August 2015. The Copa del Rey Panerai, organised by the Club Marítimo de Mahón and the Real Club Náutico de Barcelona, closed its 12th edition today most spectacularly, with a final regatta in which the Gregale (NE wind) proved to be more generous than on the two previous days. The fleet completed a final run of 17.5 nautical miles along the north coast of Menorca, which brought this year’s competition to a fabulous close, in which half a hundred vessels from 12 countries competed. This year once again plainly confirmed the importance of an event that classic and vintage ship owners consider ‘essential’.
On Saturday night, a Price-giving ceremony was celebrated in the terrace of Club Marítimo de Mahón were winners of each class not only received an engraved silver platted trophy but also an exclusive Panerai watch.
Not only did the Copa del Rey Panerai offered unique racing moments and the chance to admire the fleet, the regatta also offereded an entertaining social programme for the competing crews from Wednesday to Saturday. The Panerai Lounge, based at the terrace of Club Marítimo Mahón, provided healthy breakfasts in the morning and a drinks reception every evening to celebrate the journey.
The last stage of the Mediterranean circuit for the Panerai Classic Yachts Challenge will take place in France, with the Régates Royales de Cannes, from 22 th to 26th September.
Moonbeam IV (1914) won the three regattas that were held between Thursday and Saturday proving that a crew primarily made up of amateurs and volunteers can outperform all other contestants if it is well managed. The big boat skippered by Mikael Creach, one of William Fife III’s most famous designs, found no rivals in the Bermudan cutter Halloween (1926), which finished with four points less, or in Moonbeam III (1903), which was always sailing alongside the stern of its brother (younger, but longer). The winning team, captained by Breton sailor Mikael Creach and representing the Real Club Náutico de Palma, celebrated its second victory at the Copa del Rey Panerai (in 2011) at the Levante pier in Mahón to the lovely music from its own bag-piper.
There was no clear favourite in the Marconi Rig Vintage category and the Rowdy (1916), designed by Nathaneal G. Herreshoff, ensured its better constancy was valuable to gain a victory while debuting its new crew at the Copa del Rey Panerai. The British Classic Yacht Club (BCYC) sailboat obtained a first, a second and a third (in this order). At the end of the competition, this translated into a two-point advantage over Leonore (1925), the Q-class owned by Johan Anker, which paid dearly for an error (fifth) in the last leg. Philip Jordan’s Manitou (1937), renowned for being US President John F. Kennedy’s recreational yacht, was successful in the regatta of the day and ascended to the podium, beating Enterprise (1939), owned by Albert Kusak.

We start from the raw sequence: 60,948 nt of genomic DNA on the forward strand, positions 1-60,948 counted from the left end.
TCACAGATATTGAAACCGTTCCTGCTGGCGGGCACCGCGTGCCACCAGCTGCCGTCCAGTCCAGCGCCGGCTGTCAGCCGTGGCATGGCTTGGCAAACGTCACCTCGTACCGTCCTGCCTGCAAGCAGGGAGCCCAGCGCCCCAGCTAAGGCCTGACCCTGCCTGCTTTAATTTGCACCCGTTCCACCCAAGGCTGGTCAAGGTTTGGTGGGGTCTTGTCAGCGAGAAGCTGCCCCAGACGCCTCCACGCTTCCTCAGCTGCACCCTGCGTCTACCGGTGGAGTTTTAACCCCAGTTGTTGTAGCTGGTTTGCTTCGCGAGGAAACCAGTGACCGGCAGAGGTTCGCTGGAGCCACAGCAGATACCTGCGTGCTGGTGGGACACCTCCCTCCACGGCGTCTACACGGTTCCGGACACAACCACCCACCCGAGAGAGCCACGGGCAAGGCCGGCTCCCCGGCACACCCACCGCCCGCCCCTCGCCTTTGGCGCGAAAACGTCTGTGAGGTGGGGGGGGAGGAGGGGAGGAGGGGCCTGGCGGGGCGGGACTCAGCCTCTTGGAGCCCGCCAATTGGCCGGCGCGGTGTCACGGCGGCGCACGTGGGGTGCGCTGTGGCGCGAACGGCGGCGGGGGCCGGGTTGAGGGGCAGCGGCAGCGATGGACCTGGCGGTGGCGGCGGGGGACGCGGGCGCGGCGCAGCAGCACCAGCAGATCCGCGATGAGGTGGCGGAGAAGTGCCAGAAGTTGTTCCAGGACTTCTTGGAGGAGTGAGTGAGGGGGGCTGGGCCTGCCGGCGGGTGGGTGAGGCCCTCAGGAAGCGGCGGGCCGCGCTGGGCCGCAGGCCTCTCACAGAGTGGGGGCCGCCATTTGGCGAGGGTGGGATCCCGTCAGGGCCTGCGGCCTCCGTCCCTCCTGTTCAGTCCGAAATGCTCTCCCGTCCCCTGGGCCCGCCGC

The sloop Argos (1964), with Eduardo Pérez at the helm, was the fastest yacht in the Classic category (1950 to 1975), especially with the mild breezes from the east blowing on the first two days, obtaining its second victory at the Copa del Rey Panerai, with the first obtained in 2012. It won the first two regattas and came in second in the third race, in which Damián Ribas’s Alba (1956) made good use of the fresh Gregale (NE wind) to obtain a partial victory, which gave it an overall fourth place ranking. The disqualification of Yanira (1954), due to a protest from the Corsaro II (1960), the Bermudan yawl of the Italian Military Navy commanded by Simone Giusti, let the latter win second place. The chance circumstance of the jury’s decision took Encounter up to third place.
El Savannah, the smaller replica of a J class constructed in 1997, closed its first participation in the Copa del Rey Panerai with a partial victory, which let it secure an overall second place in the Spirit of Tradition class, coming in behind Javier Pujol’s unrivalled Calima (1970), making a milestone in Spanish sailing when it won its 10th victory at the Mahón regatta. Javier Pujol’s Sparkman & Stephens, Fastnet winner in 2001 and sailing under the pennant of the Club Marítimo de Mahón, is by far the most awarded boat in the history of the Copa del Rey Panerai and one of the undisputed Mediterranean leaders in its category.
Founded in Florence in 1860 as a workshop and watch-making school, for many decades Officine Panerai supplied the Italian Navy and, in particular, its specialist diving corps, with precision instruments. The designs developed by Panerai in that period, including the Luminor and Radiomir models, were covered by the Military Secrets Act for many years and were launched on the international market only after the brand was acquired by the Richemont Group in 1997.
At present, Officine Panerai develops and crafts its movements and watches in the Neuchâtel manufacture. The latter are a seamless blending of Italian design flair and history with Swiss horological expertise. Panerai watches are sold across the world through an exclusive network of distributors and Panerai boutiques.
In honour of its historic connection to the sea, Officine Panerai has been promoting classic sailing culture for many years, by sponsoring the Panerai Classic Yachts Challenge Trophy, the main international circuit for vintage boats. In 2007, the firm acquired and restored the Bermudan ketch Eilean.
Constructed in 1936 at the legendary Scottish shipyard Fife of Fairlie, it is presently the brand ambassador in circuits and regattas for classic and vintage boats.


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